MARATHON #1 – London 2011

 For your average UK runner, the London Marathon is the big one. The piece de resistance. It certainly reigns as one of my most memorable racing experiences. But what makes this race so desired and special?

1) Scarcity – the chances of getting a place at the London marathon ballot are slim, 13.6% to be precise. In 2015 there were 130,000 ballot entries for 17,000 places.  Getting a place through the ballot feels like a lottery win. Every October wannabe runners are informed via Mr Postman; either you get a congrats or commiserations magazine. For those unsuccessful in the ballot, the only option to enter is via a charity place. In return for your charity place you’ll be expected to raise in the region of £2,500. So whether it’s through luck or hard work, just getting to the start line at the London marathon feels like an achievement.

2) Crowds – the cliché, but there’s a reason for that, the crowds in London are uh-maze-ing. I write this with 5 city marathons under my belt, from four different countries, nothing has ever compared to the support in London. The course is lined with cheers for the full 26.2 miles and towards the end we’re talking three people deep. London comes out in full force come marathon day. East end pubs blare music, kids stand anxiously waiting for high-fives in return for the sweets they’re handing out and friends and family gather to support their loved ones. I didn’t put my headphones in once at London for fear of missing out on the atmosphere. It’s pretty difficult to describe the role the crowds play in your race day, but it’s a big one. In the years I’ve not run London I’ve spectated at Surrey Quays/mile 8.5 and found it to be just as enjoyable. Londoners – I urge you to join the crowds whether you’re a runner or not. The atmosphere is unlike any other day of the year and you are guaranteed a great experience.

3) Sights – Blackheath and Greenwich Park, the Cutty Sark and Greenwich Maritime, Southwark Park, Tower Bridge, Canary Wharf, Tower of London, Oxo Tower, National Theatre, The Eye, Houses of Parliament, St.James’ park and Buckingham Palace. Enough said.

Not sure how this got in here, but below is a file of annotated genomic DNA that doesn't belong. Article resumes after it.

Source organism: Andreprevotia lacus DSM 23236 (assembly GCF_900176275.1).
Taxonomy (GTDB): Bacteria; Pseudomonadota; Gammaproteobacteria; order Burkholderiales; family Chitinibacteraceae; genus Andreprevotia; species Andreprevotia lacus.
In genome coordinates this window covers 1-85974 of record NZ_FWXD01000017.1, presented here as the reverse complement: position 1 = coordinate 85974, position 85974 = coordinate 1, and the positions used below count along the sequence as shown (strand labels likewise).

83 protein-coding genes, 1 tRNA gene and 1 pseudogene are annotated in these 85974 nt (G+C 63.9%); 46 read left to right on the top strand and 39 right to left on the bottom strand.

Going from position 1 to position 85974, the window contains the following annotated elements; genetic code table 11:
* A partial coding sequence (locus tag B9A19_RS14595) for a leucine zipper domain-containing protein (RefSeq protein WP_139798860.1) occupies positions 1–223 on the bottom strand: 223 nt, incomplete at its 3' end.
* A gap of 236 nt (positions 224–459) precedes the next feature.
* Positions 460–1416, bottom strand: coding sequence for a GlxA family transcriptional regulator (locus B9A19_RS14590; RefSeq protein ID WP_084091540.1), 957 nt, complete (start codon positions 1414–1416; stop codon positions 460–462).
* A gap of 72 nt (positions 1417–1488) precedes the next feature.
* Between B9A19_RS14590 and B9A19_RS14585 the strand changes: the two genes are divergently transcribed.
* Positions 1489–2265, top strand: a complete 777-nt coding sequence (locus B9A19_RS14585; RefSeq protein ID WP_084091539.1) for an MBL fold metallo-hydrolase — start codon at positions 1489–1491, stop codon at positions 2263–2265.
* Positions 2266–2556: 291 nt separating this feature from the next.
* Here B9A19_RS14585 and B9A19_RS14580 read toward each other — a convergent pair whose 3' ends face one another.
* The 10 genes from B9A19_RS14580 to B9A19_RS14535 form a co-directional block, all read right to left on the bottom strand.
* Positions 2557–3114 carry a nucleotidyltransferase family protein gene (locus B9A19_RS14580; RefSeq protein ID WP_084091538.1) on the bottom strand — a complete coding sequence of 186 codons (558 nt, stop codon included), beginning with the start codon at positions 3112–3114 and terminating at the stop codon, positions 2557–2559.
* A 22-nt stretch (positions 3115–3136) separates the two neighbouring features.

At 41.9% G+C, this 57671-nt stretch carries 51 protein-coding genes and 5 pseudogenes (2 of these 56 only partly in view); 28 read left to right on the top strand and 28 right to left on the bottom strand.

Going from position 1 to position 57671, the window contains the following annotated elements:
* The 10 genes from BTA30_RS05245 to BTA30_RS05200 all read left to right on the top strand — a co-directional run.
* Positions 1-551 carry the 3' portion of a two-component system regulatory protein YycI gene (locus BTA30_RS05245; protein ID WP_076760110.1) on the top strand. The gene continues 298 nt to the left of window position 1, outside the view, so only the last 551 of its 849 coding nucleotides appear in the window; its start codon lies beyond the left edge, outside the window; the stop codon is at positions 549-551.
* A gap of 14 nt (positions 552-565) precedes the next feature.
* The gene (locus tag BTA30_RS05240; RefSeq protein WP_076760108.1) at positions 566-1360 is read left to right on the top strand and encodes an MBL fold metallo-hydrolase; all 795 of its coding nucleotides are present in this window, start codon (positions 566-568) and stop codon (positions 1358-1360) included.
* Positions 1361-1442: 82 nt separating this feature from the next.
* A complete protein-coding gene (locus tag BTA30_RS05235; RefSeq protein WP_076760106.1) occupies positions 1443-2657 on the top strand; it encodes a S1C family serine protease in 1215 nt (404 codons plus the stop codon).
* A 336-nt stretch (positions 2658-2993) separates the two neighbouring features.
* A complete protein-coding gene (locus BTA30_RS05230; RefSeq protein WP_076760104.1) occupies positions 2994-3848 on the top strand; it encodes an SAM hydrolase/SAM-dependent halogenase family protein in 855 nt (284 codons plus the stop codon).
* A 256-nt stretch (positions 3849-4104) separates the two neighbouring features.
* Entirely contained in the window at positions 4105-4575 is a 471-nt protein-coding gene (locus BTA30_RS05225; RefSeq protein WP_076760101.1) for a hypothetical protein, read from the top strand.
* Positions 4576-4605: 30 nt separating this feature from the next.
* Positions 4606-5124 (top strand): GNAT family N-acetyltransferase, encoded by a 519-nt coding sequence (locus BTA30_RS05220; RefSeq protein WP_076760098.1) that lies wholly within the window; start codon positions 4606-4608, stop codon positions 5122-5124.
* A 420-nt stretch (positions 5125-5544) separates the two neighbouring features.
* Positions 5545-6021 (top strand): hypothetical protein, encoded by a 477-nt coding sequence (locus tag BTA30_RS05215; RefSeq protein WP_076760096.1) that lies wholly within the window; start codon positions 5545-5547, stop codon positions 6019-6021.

4) Organisation – Slick. Or sick (if you’re under 25). Started in 1981, at the time of press they’ve had 35 years to hone their race plans. Expo, the start of your marathon adventure, is a shoppers dream and where it really kicks in for the first time. The facilities, the exhibitors and the events at expo are great so leave yourself enough time to enjoy it properly. The start is smooth, crucially there are loads of portaloos and signage is spot on. The finish is crazy but workable. Getting 30,000+ runners around the city is no small feat and the London Marathon team have got it nailed, which believe me, makes your race, about your race, and not the logistics.

5) Recognition – 4.5 million people watch the marathon coverage on the BBC which basically makes you famous. Your work colleagues will try to look out for you on the telly and Monday morning is when you get to relay your race adventures to everyone. Grab your five minutes of fame with both hands, you’re an absolute hero for finishing that race and deserve every compliment… And there will be compliments. Wearing your medal for at least 48hrs post race is totally allowed.

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